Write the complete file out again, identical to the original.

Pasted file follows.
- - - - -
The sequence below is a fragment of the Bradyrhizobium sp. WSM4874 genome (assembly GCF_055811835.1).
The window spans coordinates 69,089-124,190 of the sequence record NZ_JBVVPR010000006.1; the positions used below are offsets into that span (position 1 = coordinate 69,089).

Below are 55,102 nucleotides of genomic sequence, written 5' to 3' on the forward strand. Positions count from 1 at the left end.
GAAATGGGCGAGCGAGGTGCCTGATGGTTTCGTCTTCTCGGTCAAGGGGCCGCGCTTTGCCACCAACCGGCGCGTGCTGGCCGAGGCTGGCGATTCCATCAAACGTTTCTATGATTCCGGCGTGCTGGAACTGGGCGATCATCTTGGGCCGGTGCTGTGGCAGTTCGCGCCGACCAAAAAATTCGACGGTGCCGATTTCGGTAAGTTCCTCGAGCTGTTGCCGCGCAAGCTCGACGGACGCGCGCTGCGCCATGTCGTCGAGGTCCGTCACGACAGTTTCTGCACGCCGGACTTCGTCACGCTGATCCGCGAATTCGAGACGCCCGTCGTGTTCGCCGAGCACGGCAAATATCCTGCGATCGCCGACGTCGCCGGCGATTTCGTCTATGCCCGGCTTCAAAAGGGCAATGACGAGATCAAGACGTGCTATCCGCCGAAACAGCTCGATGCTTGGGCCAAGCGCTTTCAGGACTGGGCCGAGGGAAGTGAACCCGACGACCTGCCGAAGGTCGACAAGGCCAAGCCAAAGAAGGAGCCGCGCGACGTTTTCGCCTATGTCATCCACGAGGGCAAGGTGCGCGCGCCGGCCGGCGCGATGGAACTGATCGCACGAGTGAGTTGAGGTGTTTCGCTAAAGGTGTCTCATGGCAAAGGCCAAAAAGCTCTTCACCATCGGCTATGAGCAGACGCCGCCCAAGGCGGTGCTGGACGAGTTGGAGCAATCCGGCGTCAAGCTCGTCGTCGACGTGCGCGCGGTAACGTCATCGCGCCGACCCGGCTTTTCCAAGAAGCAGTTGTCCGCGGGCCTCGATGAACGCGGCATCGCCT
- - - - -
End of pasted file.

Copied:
The sequence below is a fragment of the Bradyrhizobium sp. WSM4874 genome (assembly GCF_055811835.1).
The window spans coordinates 69,089-124,190 of the sequence record NZ_JBVVPR010000006.1; the positions used below are offsets into that span (position 1 = coordinate 69,089).

Below are 55,102 nucleotides of genomic sequence, written 5' to 3' on the forward strand. Positions count from 1 at the left end.
GAAATGGGCGAGCGAGGTGCCTGATGGTTTCGTCTTCTCGGTCAAGGGGCCGCGCTTTGCCACCAACCGGCGCGTGCTGGCCGAGGCTGGCGATTCCATCAAACGTTTCTATGATTCCGGCGTGCTGGAACTGGGCGATCATCTTGGGCCGGTGCTGTGGCAGTTCGCGCCGACCAAAAAATTCGACGGTGCCGATTTCGGTAAGTTCCTCGAGCTGTTGCCGCGCAAGCTCGACGGACGCGCGCTGCGCCATGTCGTCGAGGTCCGTCACGACAGTTTCTGCACGCCGGACTTCGTCACGCTGATCCGCGAATTCGAGACGCCCGTCGTGTTCGCCGAGCACGGCAAATATCCTGCGATCGCCGACGTCGCCGGCGATTTCGTCTATGCCCGGCTTCAAAAGGGCAATGACGAGATCAAGACGTGCTATCCGCCGAAACAGCTCGATGCTTGGGCCAAGCGCTTTCAGGACTGGGCCGAGGGAAGTGAACCCGACGACCTGCCGAAGGTCGACAAGGCCAAGCCAAAGAAGGAGCCGCGCGACGTTTTCGCCTATGTCATCCACGAGGGCAAGGTGCGCGCGCCGGCCGGCGCGATGGAACTGATCGCACGAGTGAGTTGAGGTGTTTCGCTAAAGGTGTCTCATGGCAAAGGCCAAAAAGCTCTTCACCATCGGCTATGAGCAGACGCCGCCCAAGGCGGTGCTGGACGAGTTGGAGCAATCCGGCGTCAAGCTCGTCGTCGACGTGCGCGCGGTAACGTCATCGCGCCGACCCGGCTTTTCCAAGAAGCAGTTGTCCGCGGGCCTCGATGAACGCGGCATCGCCT